Hits And Misses From Cannes Film Festival The annual Cannes Film Festival is underway. Audie Cornish talks with Xan Brooks, a writer for The Guardian, about his favorite movies so far. He also notes some of the festival's bombs.

Hits And Misses From Cannes Film Festival

Hits And Misses From Cannes Film Festival

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The annual Cannes Film Festival is underway. Audie Cornish talks with Xan Brooks, a writer for The Guardian, about his favorite movies so far. He also notes some of the festival's bombs.


The French Riviera is once again flooded with celebrities, photographers and fans. The annual Cannes Film Festival is underway, an event known for its international flavor and glamour and the festival's opening film this year "Grace of Monaco" has both of those in spades. It's about the life of Hollywood star Grace Kelly and her difficult transition from actress to princess.


CORNISH: The voice of Nicole Kidman in the starring role there. Well, critics, however, are not in love with this film. And for more on that and some of the other films, we're joined now by Xan Brooks of The Guardian. He joins us from Cannes. Xan Brooks, welcome.

XAN BROOKS: Thank you, Audie.

CORNISH: So I got to get your point of view. "Grace of Monaco"? Cheers or jeers.

BROOKS: Oh, it was resounding jeers. It's a movie that you watch with your jaw on the floor that it could be so inept. It's inert. It's woozy. It's punch drunk. It's listless. It's simpering. And I think mainly it's got a huge problem with the script. As you say, it's about Grace Kelly's difficult transition to being the princess of this fairy tale kingdom and yet her great noble mission, so far as the film tells us, is to protect Monaco's zero tax status.

If ever there as a film that was going to spark 1968-style workers revolt in Cannes, it's "Grace of Monaco." It's spectacularly misconceived.

CORNISH: There's also off-screen drama for the movie and this is the dispute about how the film is being put together and essentially it's pitting the director against the U.S. distributor, Harvey Weinstein. Can you tell us what's going on there?

BROOKS: Well, I think this dispute is ongoing. The version that was screened at Cannes is director Olivia de Havilland(ph) director's cut. I understand that Harvey Weinstein wants to recut it for the U.S. release and I think they're going to have to kind of work together on that. I think it's so bad that I'm not sure that it can be salvaged.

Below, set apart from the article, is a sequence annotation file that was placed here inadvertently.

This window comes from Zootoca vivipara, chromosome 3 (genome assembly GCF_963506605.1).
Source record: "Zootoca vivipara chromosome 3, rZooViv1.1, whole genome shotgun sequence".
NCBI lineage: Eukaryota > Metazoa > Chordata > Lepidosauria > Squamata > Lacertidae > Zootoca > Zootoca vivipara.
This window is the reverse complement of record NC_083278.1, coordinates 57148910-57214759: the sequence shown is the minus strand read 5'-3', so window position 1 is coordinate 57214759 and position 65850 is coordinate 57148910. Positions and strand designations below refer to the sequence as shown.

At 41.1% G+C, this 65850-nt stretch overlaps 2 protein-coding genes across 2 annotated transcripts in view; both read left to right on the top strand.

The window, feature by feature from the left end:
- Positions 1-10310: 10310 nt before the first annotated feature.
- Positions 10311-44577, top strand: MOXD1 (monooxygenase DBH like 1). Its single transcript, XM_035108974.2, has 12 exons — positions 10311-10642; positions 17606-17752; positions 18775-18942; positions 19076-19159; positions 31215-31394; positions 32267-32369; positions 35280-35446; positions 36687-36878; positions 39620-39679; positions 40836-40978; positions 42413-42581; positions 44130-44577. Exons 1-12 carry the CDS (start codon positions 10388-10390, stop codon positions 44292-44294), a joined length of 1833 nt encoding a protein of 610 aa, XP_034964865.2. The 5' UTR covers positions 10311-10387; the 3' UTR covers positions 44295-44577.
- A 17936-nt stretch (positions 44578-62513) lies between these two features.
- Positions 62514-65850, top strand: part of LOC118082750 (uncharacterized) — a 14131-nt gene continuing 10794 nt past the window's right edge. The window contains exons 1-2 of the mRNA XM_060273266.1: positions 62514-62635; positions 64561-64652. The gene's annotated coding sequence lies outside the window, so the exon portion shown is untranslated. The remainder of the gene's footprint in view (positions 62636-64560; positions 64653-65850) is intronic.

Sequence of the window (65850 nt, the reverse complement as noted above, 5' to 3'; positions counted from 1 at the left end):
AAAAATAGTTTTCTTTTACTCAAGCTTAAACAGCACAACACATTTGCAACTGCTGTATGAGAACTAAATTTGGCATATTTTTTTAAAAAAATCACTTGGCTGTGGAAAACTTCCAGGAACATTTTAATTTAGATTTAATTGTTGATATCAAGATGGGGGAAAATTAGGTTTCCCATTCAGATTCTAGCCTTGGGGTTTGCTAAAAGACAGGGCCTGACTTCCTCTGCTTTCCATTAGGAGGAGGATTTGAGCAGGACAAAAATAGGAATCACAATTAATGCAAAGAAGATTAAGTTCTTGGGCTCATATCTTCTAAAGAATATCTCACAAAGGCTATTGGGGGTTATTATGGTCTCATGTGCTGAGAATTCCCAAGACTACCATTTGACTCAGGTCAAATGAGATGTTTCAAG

CORNISH: Cannes has notoriously tough audiences. I mean, what are some of the other films that have been poorly received.

BROOKS: Cannes does have tough audiences. There's a culture here that people like booing at the end of a film and there are certain films that get jeers and whistles. Another film that was quite badly received was "The Captive," by Atom Egoyan, a drama in which Ryan Reynolds plays a father whose daughter is abducted and he has a (unintelligible) quest to bring this (unintelligible) ring to justice.

And Egoyan is a very talented film maker and yet this film, it feels like a trashy, "CSI"-style TV drama that has all this pretentious art house bunting on it and that was very badly received.

CORNISH: So it's not fair for me to ask about all the boos. Tell me about some of the films you've actually enjoyed so far.

BROOKS: There have been some very fine films. The British director Mike Leigh who has come with his film "Mr. Turner," which is about the marine painter, JMW Turner from the 19th century. We've also seen a great film from the Dardenne brothers called "Two Days One Night," with the French actress Marion Cotillard really deglamorizing himself to play a low-wage employee who is facing the ax at work and has to go around each of her co-workers to get them to forego a 1,000 year old bonus.

And if they all agree to do that, then she can keep her job. A great American film we've had her, too, called "Foxcatcher," by Bennett Miller, which features a really terrific almost career-changing performance from Steve Carell, who we associate with kind of light comedies. Here he plays the twisted American plutocrat John DuPont, who buys himself a U.S. wrestling team ahead of the 1988 Seoul Olympics.

And it's a great portrait of a spoiled, poor little rich boy and that was a fantastic movie.

CORNISH: And Xan Brooks, your techniques for getting through it? I don't know how many movies you're seeing a day. I know that this is an, you know, one of many festivals you'll probably be attending this year.

BROOKS: Yeah. This is always the most frantic one and I think you just run on adrenalin, but you can't go home and complain because people say here you are on the French Riviera in the sun on the beach seeing these great movies.

CORNISH: Yeah, everyone will hate you, pretty much.

BROOKS: (Unintelligible)

CORNISH: Xan Brooks of The Guardian, thank you so much for talking with us.

BROOKS: Thanks, Audie.

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